Bill Graham, project manager for Weston & Sampson, the contractor working on the $4 million Alfond Municipal Pool project, stands Thursday with Matt Skehan, director of the Waterville parks and recreation and public works departments, at the pool complex. Amy Calder/Morning Sentinel

WATERVILLE — Work on a $4 million project to replace the pool and do renovations at the Alfond Municipal Pool Complex on North Street is nearing the home stretch, with the facility expected to open Saturday, June 19.

The city hired Weston & Sampson, based in Reading, Massachusetts, to do the design and construction work. Crews have been working on the site since last August.

“These guys are right on schedule for our opening June 19, and we couldn’t be more excited,” Matt Skehan, director of both the Parks & Recreation and Public Works departments said Thursday.

The project includes not only replacement of the main, or lap pool, but also that of the zero-entry pool (a gradual decline) that opens into the lap pool. Rockport Post & Beam built a new, 20-by-40 foot wooden shade structure, and Weston & Sampson workers made improvements to the pool house so it complies with the Americans With Disabilities Act. Stalls, sinks, benches, changing stations and other features are all in compliance.

New water slides were installed at the complex in 2019 as part of the project, but were used only three days before the season ended and then last year the whole facility was closed because of the pandemic, according to Skehan.

“Basically, this is all new — people are going to be psyched,” he said.

Skehan was at the site Thursday morning with Bill Graham, project manager for Weston & Sampson, who said the new pool system is state-of-the art and includes a new circulation system.

The old pools had cracked, causing water to seep in, but now it is water tight, according to Graham, who also installed the Olympic-sized pool in the new Harold Alfond Athletic Center at Colby College.

“The city is thrilled with the service and productivity, from Bill to the engineers to the construction crew,” Skehan said of the contractor. “The key to this system is, the maintenance will be so minimal, for 20 years, plus or minus. It’s going to be much better. If people are thinking it’s a renovation, that’s an injustice. It’s a whole new pool.”

Matt Skehan, Waterville parks and recreation director and public works director, talks Thursday to Bill Graham, project manager for Weston & Sampson, the contractor working on the Alfond Municipal pool project, under a new shade structure built by Rockport Post & Beam. Amy Calder/Morning Sentinel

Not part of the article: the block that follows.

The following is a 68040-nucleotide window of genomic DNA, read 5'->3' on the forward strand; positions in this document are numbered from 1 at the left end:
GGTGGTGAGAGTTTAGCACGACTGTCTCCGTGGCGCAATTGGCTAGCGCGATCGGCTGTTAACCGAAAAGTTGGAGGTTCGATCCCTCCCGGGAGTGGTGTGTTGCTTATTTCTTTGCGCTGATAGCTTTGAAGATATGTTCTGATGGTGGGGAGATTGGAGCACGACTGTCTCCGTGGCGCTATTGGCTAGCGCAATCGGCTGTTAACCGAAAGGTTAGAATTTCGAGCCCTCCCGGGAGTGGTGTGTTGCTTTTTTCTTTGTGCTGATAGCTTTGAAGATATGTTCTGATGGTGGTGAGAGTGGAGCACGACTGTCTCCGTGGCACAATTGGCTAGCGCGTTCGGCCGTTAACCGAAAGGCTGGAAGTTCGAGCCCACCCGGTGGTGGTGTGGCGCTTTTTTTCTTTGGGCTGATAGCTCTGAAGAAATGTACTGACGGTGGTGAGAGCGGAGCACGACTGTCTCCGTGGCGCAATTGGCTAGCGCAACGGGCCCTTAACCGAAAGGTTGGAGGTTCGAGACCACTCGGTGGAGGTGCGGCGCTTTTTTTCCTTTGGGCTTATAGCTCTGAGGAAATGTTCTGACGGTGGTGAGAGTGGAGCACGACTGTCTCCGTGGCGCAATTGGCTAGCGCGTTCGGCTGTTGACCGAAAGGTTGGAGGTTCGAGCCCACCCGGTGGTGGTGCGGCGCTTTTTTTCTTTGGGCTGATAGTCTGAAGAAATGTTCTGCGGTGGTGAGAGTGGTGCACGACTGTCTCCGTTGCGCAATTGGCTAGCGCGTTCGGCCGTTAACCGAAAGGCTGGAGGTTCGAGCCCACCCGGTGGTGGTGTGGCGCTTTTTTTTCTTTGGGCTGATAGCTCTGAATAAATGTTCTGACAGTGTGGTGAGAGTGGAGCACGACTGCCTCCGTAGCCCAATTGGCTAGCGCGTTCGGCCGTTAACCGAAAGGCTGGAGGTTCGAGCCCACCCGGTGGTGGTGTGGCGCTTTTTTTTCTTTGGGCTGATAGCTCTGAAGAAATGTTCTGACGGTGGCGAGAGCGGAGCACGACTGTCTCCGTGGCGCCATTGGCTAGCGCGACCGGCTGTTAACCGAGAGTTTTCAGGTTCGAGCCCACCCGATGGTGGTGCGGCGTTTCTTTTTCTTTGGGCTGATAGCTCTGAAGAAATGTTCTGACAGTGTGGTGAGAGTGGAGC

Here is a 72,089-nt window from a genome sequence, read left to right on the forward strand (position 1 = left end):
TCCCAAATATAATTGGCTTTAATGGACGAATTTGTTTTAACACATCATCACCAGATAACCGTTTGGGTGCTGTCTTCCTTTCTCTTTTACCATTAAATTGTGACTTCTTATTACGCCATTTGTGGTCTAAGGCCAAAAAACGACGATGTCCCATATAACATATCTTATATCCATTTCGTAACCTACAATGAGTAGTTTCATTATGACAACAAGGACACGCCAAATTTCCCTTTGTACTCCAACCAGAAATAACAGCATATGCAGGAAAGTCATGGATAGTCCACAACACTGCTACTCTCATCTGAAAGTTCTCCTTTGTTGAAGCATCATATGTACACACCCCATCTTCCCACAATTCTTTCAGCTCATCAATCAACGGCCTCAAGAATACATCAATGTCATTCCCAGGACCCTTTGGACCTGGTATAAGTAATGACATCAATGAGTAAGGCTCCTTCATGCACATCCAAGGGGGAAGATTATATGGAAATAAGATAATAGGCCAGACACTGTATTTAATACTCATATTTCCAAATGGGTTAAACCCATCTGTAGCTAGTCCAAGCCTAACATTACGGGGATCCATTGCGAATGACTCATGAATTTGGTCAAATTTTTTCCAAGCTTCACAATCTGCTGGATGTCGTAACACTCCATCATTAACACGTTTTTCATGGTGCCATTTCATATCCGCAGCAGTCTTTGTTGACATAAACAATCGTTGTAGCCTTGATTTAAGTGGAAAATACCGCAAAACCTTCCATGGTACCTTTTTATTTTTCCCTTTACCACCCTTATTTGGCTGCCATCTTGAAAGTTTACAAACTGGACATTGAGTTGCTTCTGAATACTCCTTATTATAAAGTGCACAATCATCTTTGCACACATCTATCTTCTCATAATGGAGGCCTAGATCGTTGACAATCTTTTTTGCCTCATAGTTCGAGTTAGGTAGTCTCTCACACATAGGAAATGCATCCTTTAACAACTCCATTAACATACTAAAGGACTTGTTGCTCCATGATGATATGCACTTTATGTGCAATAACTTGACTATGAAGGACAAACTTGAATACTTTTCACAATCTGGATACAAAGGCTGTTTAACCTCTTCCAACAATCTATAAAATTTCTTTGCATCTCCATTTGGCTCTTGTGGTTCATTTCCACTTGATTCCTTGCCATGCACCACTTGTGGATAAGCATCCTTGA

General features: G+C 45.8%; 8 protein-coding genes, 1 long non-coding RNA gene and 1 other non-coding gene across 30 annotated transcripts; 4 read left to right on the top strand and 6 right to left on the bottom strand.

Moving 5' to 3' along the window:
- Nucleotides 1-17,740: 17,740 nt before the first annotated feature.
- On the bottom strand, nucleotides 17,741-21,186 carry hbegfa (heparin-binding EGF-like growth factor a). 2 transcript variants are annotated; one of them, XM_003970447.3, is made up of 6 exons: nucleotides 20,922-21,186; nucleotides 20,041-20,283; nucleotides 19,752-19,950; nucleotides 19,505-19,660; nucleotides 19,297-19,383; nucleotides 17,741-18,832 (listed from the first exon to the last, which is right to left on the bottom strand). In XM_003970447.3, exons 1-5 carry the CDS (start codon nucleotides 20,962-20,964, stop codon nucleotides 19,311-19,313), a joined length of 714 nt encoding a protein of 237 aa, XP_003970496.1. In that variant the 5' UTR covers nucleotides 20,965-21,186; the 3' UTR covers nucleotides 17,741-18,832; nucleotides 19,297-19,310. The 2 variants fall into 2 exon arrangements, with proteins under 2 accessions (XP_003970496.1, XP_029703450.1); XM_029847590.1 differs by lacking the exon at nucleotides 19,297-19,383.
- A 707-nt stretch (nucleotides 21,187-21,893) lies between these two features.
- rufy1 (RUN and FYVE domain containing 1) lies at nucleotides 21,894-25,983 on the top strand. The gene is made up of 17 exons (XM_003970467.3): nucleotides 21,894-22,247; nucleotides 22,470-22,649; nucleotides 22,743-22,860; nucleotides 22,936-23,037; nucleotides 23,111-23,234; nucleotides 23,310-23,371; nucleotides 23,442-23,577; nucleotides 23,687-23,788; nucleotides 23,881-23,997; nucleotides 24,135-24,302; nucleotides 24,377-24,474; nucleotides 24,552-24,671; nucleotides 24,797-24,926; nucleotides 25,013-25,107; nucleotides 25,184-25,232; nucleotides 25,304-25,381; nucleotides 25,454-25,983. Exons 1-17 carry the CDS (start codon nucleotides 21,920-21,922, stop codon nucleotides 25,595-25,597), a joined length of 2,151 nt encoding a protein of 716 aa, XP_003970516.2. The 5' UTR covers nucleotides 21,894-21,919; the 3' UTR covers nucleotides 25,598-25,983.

The project would not have been possible without funding from the Harold Alfond Foundation, which contributed about three-fourths of the cost, according to Skehan. The city contributed $1 million toward the $4 million total.

“The pool was built 22 years ago with the cost split between the city and the Alfond Foundation,” he said. “Now we have a $4 million facility where the Alfond Foundation was generous enough to fund three-quarters of it. We couldn’t do it without their help. I just want people to recognize that.”

Workers on Thursday were installing a soft walking system under the new liner of the pool, which makes it cushioned. They also were working on the new concrete decking.

The pool has a new heating system that allows the city to regulate the water temperature and make it user friendly, Graham said.

Skehan said that, given the high cost of construction and maintenance for such facilities, the city had a strong interest in identifying savings and revenues so the pool can be as self-sufficient as possible. That was especially important as the pool neared the end of its lifespan.

The city’s parks and recreation board will hold a budget meeting at the end of May when pool fees for the upcoming season will be discussed, so no set fees are in place yet, according to Skehan.

The facility opened to the public in 1999. Because the conditions were found to be failing in 2016, proposals were solicited for an engineering study to determine what needed to be done and a study identified numerous problems with physical and mechanical infrastructure, according to Skehan. In the fall of 2017, the deteriorated slide complex was identified as needing replacement and that was replaced in 2019.

Graham said he has enjoyed working on the pool project and loves working in Maine. He said Massachusetts has pools all over the state, but none compare to Waterville’s new one.

“They have no pools like this,” he said. “It’s pretty amazing.”

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